Tips for using Tmux more efficiently
Enter in copy mode
By default Tmux uses the emacs key-bindings, to make a selection you
need to enter in
copy-mode by pressing Ctrl+b and then [ with Ctrl+b
being the tmux prefix key, if you changed it then do the replacement
If you need to quit the copy-mode, type Ctrl+C.
Make a selection
While in copy-mode, selects your start or ending position for your selection and then press Ctrl+Space to start the selection. Now, move your cursor to select the text and press Ctrl+w to validate.
Paste a selection
When you want to paste your selection, press Ctrl+b ] (you should not be in copy-mode for this!).
Make a rectangle selection
If you want to make a rectangular selection, press Ctrl+space to start and immediately, press R (capitalized R), then move your cursor and validate with Ctrl+w.
Output the buffer to X buffer
Make a selection to put the content in tmux buffer, then type
tmux save-buffer - | xclip
You may want to look at xclip (it’s a package) man page.
Output the buffer to a file
tmux save-buffer file
Load a file into buffer
It’s possible to load the content of a file inside the buffer for pasting it somewhere.
tmux load-buffer file
You can also load into the buffer the output of a command, using a pipe and - as a file like in this example:
echo 'something very interesting' | tmux load-buffer -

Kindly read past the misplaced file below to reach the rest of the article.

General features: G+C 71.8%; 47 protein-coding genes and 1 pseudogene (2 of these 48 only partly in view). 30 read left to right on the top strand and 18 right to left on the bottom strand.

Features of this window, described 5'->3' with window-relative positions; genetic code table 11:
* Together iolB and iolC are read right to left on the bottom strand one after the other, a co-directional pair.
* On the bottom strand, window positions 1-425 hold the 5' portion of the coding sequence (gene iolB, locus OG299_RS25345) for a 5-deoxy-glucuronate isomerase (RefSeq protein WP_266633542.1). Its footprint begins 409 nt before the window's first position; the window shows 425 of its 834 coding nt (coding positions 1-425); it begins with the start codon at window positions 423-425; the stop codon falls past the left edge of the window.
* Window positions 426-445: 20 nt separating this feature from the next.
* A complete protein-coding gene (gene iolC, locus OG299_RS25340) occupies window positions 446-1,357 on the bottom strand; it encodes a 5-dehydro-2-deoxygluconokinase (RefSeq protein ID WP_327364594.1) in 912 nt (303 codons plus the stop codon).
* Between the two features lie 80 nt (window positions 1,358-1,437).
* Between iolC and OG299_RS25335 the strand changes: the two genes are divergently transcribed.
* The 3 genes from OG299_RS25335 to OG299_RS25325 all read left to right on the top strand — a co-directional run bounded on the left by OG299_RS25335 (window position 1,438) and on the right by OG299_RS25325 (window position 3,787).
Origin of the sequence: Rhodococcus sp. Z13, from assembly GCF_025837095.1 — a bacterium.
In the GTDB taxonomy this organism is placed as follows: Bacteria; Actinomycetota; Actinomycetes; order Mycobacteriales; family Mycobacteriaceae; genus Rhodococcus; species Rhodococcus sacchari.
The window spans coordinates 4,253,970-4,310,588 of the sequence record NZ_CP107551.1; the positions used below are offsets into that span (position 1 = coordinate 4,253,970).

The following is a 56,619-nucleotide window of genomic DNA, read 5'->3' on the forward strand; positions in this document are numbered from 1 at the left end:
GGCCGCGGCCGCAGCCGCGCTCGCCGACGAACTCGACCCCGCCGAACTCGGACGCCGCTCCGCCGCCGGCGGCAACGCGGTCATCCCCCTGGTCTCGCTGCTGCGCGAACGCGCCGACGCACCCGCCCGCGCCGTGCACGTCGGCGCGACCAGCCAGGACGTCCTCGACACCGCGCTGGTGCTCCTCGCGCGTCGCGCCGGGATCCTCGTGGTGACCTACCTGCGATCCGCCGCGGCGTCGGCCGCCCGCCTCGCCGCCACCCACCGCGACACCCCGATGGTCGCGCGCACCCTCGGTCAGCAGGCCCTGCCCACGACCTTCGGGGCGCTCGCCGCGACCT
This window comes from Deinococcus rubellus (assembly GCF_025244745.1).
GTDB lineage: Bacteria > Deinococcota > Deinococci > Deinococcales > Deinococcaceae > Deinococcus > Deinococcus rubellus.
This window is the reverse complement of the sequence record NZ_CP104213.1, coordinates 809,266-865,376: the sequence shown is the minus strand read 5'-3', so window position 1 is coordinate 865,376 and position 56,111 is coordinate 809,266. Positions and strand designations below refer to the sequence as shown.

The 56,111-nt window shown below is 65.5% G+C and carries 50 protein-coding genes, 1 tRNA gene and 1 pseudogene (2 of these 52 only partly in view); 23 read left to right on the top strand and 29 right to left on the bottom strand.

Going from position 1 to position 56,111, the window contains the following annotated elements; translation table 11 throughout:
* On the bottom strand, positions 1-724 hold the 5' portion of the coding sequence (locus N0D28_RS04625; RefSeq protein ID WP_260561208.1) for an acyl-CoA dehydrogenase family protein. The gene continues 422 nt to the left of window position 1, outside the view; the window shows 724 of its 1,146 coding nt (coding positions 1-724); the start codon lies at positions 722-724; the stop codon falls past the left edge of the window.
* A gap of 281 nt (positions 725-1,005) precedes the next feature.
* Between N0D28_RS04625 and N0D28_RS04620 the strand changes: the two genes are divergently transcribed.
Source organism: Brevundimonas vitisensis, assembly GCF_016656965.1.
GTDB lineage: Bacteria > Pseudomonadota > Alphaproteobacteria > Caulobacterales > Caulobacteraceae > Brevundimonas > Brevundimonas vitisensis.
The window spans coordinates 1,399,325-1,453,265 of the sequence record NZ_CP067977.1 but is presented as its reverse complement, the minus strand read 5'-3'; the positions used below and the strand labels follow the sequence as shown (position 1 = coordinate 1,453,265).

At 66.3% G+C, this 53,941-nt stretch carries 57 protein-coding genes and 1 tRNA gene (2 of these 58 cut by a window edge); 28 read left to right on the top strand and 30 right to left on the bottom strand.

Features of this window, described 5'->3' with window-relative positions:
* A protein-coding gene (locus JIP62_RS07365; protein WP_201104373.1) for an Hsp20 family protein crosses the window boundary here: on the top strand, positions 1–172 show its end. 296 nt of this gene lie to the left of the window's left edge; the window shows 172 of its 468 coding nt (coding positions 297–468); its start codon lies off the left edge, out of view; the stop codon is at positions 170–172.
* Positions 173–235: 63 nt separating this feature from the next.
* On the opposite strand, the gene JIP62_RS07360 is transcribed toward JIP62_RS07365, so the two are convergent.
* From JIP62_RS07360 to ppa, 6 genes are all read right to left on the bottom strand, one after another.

Display the battery percentage in the status bar
If you want to display your battery percentage and update it every
40 seconds, you can add two following lines in
set status-interval 40 set -g status-right "#[fg=colour155]#(apm -l)%% | #[fg=colour45]%d %b %R"
This example works on OpenBSD using apm command. You can reuse this example to display others informations.
Today I will present misc/rlwrap which is an utility tool when you use some command-line software which doesn’t provide you a nice readline input. By using rlwrap, you will be able to use telnet, a language REPL or any command-line tool where you input text with an history of what you type, ability to use emacs bindings like C-a C-e M-Ret etc… I use it often with telnet or sbcl.
$ rlwrap telnet host port
If you want to write a script reading stdin and put it into a variable, there is an very easy way to procede :
#!/bin/sh var=`cat` echo $var